Research is under way into smartphones to collect pavement roughness data to improve the quality of Australia’s road network.
Co-funded by SPARC Hub and ARRB, PhD student Leo Yu at Monash University, along with supervisor Yihai Fang, are undertaking a 3-year research project to address the limitations of existing pavement roughness data collection apps and to find ways to achieve consistent data results across different data contributors.
“This is a very exciting project because it enables us to utilise modern smartphone technology in the field of pavement roughness estimation,” Leo said.
Conventional roughness measurement systems, such as inertial laser profilers, provide accurate results but are relatively expensive to purchase and are typically only used to assess the condition of a road network annually or at longer intervals. Smartphones and apps are readily available and although less accurate allow for crowd sourcing of roughness data to provide more regular reporting of the condition of the road network.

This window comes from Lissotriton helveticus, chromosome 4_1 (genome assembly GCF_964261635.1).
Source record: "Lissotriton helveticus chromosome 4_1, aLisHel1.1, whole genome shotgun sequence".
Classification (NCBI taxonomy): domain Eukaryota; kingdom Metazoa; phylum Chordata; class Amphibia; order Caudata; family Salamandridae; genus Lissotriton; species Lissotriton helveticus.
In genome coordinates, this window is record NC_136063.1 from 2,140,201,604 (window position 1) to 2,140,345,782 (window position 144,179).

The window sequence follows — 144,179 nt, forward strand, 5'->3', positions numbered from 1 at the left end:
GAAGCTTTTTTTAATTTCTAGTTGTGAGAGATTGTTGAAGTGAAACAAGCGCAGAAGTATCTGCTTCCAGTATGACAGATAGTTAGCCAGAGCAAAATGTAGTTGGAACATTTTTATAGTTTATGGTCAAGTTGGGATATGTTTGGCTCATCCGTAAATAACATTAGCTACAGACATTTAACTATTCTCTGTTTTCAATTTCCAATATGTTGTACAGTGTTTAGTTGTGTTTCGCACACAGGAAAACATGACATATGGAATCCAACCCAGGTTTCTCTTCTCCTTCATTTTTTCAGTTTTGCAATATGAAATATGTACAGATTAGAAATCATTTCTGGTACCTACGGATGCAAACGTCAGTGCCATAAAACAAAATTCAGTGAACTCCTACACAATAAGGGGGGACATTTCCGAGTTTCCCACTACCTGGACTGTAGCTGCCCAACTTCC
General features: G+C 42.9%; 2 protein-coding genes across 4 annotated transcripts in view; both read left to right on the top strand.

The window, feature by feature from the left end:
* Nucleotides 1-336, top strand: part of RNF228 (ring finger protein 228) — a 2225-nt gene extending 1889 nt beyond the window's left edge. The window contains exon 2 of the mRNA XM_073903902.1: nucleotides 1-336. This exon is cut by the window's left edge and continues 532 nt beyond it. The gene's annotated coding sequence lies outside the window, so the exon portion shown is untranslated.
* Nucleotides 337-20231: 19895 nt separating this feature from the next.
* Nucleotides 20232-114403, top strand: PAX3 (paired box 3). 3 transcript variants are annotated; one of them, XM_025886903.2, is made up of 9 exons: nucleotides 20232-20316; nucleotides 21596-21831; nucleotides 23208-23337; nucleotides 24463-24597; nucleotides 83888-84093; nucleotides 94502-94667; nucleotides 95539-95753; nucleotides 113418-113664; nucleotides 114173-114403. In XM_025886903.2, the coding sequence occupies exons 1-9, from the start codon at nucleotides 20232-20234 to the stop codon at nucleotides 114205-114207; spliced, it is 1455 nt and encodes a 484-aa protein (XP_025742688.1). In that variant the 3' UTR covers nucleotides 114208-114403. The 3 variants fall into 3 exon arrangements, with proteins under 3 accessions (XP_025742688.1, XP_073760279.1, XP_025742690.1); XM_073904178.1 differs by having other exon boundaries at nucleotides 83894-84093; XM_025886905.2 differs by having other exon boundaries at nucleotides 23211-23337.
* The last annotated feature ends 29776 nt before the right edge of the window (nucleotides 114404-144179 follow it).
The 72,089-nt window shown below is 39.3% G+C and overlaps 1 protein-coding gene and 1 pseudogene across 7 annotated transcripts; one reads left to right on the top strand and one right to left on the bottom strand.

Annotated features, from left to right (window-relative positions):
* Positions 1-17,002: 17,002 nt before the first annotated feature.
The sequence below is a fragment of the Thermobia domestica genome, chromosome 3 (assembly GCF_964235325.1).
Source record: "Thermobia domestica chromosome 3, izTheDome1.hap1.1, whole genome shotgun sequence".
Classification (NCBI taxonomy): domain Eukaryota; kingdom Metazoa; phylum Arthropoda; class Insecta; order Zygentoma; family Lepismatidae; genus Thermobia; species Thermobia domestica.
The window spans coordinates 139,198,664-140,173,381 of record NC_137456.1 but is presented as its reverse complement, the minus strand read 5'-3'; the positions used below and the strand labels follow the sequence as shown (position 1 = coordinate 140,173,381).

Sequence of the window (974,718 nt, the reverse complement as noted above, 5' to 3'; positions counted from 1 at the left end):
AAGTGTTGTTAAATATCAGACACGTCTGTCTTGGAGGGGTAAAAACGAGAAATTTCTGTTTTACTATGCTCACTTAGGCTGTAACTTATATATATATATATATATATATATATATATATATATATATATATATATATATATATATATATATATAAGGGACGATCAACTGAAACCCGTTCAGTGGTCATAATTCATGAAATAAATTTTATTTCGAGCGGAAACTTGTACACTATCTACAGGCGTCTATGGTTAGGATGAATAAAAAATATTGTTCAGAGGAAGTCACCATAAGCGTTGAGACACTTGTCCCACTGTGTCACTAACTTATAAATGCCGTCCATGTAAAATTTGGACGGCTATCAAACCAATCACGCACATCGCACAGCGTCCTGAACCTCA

This research project is in the midst of evaluating three existing roughness data collection apps using two different mounting configurations on the dashboard and windshield of three different host vehicles. The outputs will also be compared against roughness data collected by one of ARRB’s inertial laser profilers.
“This is a great project which will allow us to work closely with industry experts and professionals to address real world problems with our ultimate goal being to contribute to a more sustainable, high quality road network in Australia,” says Yihai.
Once existing systems have been analysed, the next phase of research will entail looking at new methods of data collection to better inform maintenance decisions, with the ultimate goal of the project to reduce car operating costs and accidents on Australia’s roads by improving the quality of the road network.
From ARRB, Richard Wix, National Discipline Leader in Infrastructure Measurement, has been working closely with the research team and is looking forward to the results. “I’m enjoying working alongside SPARC Hub on this project and being able to share my knowledge that I have gained over the years with students like Leo,” Richard says.